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Activism, Politics, Religion

Denialism and the Rise of Extremism

Humans are very good at denialism.  We all do it to some degree or another.  And in fact, it’s not always a bad thing.  Contrary to popular belief, depression isn’t always a sign that a person has an unrealistic view of the world.  It’s often the opposite.  We need a certain amount of healthy delusion to believe we have a chance of being the homerun champ, or getting the girl of our dreams, or winning at poker.  Statistically speaking, for practically every one of us, the odds are stacked against us in most things we try to accomplish.

So denialism is good — in the proper context.  But it also has a dirty underbelly.  Every mother knows that her child never does the things those other boys and girls do.  And just last week, a mother whose child has done far worse than other children proved the point.  David Mabus, internet loony and originator of hundreds — perhaps thousands — of verifiable death threats, is finally being investigated.  And what did his mother have to say about it?

Mabus’ mother defended his actions saying that she does not interfere with what he does because “he wouldn’t hurt a fly” and “it’s [his behaviour] his job for what he believes” [paraphrased, translated from French].  (LINK)

On a grander scale, denialism extends to beliefs about one’s own peers.  When faced with incontrovertible proof that many, many Christians are truly hate-filled, what’s the most common response?  “Oh… that’s just a few loonies.  Most Christians are really very good, very loving, very compassionate people who wouldn’t hurt a fly.”  When further pressed by theevidence that there are many, many Christians who would most definitely hurt people, the denial becomes even more profound.

The fact is, nobody wants to believe their world is going to a dark place.  But the world does go to dark places with startling regularity.  And the U.S. is far from immune.  We are not a shining beacon of democratic hope and freedom for the rest of the world.  We are the nation that tortures detainees for months and even years.  We are the nation that allows millions to go bankrupt from expenses for basic medical care.  We are the nation that invades other nations unilaterally.  We are the only nation NOT to sign international treaties for human rights.  We are the world’s most gluttonous consumers of… everything.  We are ruled by a cabal of brobdingnagian corporations and ultra-rich individuals.

We are already in a very, very bad place.

READ THE REST ON EXAMINER.COMhttp://www.examiner.com/atheism-in-atlanta/denial-and-the-rise-of-extremism-go-hand-hand

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Discussion

2 thoughts on “Denialism and the Rise of Extremism

  1. Since, I seem to fail at posting comments on examiner, I’ll cross post here too.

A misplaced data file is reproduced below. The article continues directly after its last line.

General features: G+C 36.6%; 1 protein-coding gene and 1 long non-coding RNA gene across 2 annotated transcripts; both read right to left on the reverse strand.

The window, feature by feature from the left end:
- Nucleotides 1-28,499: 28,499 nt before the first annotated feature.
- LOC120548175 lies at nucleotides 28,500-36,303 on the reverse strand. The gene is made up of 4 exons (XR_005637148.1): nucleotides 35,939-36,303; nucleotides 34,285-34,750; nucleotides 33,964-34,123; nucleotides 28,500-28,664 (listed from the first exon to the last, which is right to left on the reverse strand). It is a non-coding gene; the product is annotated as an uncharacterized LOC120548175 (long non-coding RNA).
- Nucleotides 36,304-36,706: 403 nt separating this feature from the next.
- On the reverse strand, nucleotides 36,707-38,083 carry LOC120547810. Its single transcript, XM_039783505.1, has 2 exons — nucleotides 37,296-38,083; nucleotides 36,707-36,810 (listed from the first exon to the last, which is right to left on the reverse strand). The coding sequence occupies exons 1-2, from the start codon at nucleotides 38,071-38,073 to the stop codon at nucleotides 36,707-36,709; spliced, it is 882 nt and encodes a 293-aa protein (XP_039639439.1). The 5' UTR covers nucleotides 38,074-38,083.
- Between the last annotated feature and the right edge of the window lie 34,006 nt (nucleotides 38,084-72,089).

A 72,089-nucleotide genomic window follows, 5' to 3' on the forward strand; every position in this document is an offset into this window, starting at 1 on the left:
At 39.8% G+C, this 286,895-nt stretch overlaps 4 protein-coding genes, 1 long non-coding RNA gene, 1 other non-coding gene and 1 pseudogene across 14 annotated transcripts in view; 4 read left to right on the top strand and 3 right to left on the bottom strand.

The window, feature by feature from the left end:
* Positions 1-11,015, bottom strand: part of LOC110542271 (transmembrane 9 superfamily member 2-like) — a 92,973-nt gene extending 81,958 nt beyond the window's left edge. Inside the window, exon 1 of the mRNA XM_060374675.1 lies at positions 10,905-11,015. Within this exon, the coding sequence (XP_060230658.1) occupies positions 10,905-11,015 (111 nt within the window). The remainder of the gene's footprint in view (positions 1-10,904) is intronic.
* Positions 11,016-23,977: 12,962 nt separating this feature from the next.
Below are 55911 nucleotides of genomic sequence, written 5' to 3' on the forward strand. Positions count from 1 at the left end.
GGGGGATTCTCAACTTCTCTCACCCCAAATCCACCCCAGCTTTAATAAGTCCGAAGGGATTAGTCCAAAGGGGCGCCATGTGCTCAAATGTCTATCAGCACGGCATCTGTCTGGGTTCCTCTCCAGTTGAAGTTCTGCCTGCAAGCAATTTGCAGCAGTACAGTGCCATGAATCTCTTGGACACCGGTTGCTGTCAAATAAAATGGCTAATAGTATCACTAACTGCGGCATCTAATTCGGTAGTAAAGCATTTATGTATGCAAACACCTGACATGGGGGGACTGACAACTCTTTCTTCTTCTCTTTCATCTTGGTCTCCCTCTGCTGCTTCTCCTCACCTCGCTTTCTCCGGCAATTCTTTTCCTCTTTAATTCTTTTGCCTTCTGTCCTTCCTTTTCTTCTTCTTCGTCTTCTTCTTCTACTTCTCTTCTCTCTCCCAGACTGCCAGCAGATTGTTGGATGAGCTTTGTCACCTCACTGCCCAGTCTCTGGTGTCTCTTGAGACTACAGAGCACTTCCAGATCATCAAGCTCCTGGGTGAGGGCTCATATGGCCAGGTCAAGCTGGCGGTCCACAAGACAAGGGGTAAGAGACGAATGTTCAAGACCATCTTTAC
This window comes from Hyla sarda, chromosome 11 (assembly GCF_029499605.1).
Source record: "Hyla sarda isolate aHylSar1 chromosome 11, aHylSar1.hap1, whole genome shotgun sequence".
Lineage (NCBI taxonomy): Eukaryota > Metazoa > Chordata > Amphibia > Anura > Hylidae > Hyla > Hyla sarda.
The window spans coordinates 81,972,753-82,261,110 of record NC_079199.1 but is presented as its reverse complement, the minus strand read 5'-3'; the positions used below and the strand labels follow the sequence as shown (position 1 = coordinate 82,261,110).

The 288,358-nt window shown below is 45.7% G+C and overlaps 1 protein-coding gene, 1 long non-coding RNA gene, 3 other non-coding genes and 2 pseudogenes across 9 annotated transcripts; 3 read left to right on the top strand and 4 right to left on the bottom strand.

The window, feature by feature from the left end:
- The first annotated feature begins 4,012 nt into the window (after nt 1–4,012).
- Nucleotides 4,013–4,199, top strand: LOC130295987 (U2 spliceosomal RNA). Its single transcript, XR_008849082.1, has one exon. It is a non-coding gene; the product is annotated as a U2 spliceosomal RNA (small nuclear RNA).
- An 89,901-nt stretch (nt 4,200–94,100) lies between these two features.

For me it’s not denialism, it’s “suspend due to lack of evidence”…errr ism.

    Let me clarify that I’m not denying that there are hateful Christians out there, but to claim there are a majority, I just don’t see it.

    My skepticism comes from several angles.

    One is empirical. I posted it before, but it was a survey where a majority of Christians support seperation of church and state. The only objections I’ve seen to surveys like that is “No True Scotsman” or “You should have just surveyed the hateful ones” from people who never took a stats course.

    Empirical trumphs anecdotal every time.

    Second is a lack of evidence. Your article about hateful Christians only posted six and there are millions of Christians out there. I can point to hateful comments from atheists, some even on examiner, and that wouldn’t mean a thing except that that indivdual atheist is a douche. I can’t expand that to all atheists.

    You’ll notice when I speak out against the atheist movement I do my best to avoid sweeping generalizations.

    Third is from when I was a Christian interacting with the atheist movement. I still see it. No matter what I did, it wasn’t good enough. One of my atheist co-workers was talking to a Christian one, about how he does nothing while religious extremists cause choas. The Christian is now deployed to Afghanistan and the atheist is still quoting Chris Hitchens and still thinks he’s doing more.

    With that said, I agree 100% that we should do something about hateful Christians like Mabus [who isn’t a TRUE Canadian, he’s from Quebec] I say this because I know people will think I’m saying we should sit around and do nothing. That couldn’t be farther from the truth. [even though even with this disclaimer people will still think that, but I won’t generalize to the entire atheist movement ;).

    Posted by Alison | August 16, 2011, 7:23 pm
  2. Rachel Maddow did a great report on Perry’s links to the New Apostolic Reformation: http://www.youtube.com/watch?feature=player_embedded&v=h0BQZH5lT-E

    We are in a very, very bad place.

    Posted by Ian | August 17, 2011, 7:43 pm

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